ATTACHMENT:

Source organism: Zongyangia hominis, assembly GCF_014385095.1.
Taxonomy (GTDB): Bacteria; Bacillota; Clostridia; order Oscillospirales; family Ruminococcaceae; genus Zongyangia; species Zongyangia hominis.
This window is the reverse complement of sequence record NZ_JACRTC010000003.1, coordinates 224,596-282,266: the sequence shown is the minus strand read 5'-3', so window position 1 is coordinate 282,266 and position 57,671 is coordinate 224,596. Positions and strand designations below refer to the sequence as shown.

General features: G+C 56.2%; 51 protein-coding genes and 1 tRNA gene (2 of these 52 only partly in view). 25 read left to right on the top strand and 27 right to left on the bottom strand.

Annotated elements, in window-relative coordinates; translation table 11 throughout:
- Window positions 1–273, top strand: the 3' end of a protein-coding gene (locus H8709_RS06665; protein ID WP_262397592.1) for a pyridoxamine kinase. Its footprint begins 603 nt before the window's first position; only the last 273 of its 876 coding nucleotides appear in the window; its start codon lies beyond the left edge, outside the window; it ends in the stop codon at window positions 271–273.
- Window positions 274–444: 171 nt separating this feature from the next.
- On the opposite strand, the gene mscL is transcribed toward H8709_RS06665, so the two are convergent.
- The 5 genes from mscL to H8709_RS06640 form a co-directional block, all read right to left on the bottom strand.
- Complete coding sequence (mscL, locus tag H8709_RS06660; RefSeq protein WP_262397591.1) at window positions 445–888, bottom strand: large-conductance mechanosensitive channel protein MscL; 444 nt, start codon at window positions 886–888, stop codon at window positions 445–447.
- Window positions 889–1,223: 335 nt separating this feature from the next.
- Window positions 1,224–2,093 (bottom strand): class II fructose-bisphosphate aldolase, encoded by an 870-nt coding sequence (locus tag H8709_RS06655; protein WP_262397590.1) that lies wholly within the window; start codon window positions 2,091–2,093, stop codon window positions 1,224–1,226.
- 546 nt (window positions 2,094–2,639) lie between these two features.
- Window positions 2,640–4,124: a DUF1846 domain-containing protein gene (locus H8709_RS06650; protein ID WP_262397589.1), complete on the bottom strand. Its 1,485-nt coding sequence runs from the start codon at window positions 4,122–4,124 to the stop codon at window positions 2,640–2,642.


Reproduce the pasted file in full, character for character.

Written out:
Source organism: Zongyangia hominis, assembly GCF_014385095.1.
Taxonomy (GTDB): Bacteria; Bacillota; Clostridia; order Oscillospirales; family Ruminococcaceae; genus Zongyangia; species Zongyangia hominis.
This window is the reverse complement of sequence record NZ_JACRTC010000003.1, coordinates 224,596-282,266: the sequence shown is the minus strand read 5'-3', so window position 1 is coordinate 282,266 and position 57,671 is coordinate 224,596. Positions and strand designations below refer to the sequence as shown.

General features: G+C 56.2%; 51 protein-coding genes and 1 tRNA gene (2 of these 52 only partly in view). 25 read left to right on the top strand and 27 right to left on the bottom strand.

Annotated elements, in window-relative coordinates; translation table 11 throughout:
- Window positions 1–273, top strand: the 3' end of a protein-coding gene (locus H8709_RS06665; protein ID WP_262397592.1) for a pyridoxamine kinase. Its footprint begins 603 nt before the window's first position; only the last 273 of its 876 coding nucleotides appear in the window; its start codon lies beyond the left edge, outside the window; it ends in the stop codon at window positions 271–273.
- Window positions 274–444: 171 nt separating this feature from the next.
- On the opposite strand, the gene mscL is transcribed toward H8709_RS06665, so the two are convergent.
- The 5 genes from mscL to H8709_RS06640 form a co-directional block, all read right to left on the bottom strand.
- Complete coding sequence (mscL, locus tag H8709_RS06660; RefSeq protein WP_262397591.1) at window positions 445–888, bottom strand: large-conductance mechanosensitive channel protein MscL; 444 nt, start codon at window positions 886–888, stop codon at window positions 445–447.
- Window positions 889–1,223: 335 nt separating this feature from the next.
- Window positions 1,224–2,093 (bottom strand): class II fructose-bisphosphate aldolase, encoded by an 870-nt coding sequence (locus tag H8709_RS06655; protein WP_262397590.1) that lies wholly within the window; start codon window positions 2,091–2,093, stop codon window positions 1,224–1,226.
- 546 nt (window positions 2,094–2,639) lie between these two features.
- Window positions 2,640–4,124: a DUF1846 domain-containing protein gene (locus H8709_RS06650; protein ID WP_262397589.1), complete on the bottom strand. Its 1,485-nt coding sequence runs from the start codon at window positions 4,122–4,124 to the stop codon at window positions 2,640–2,642.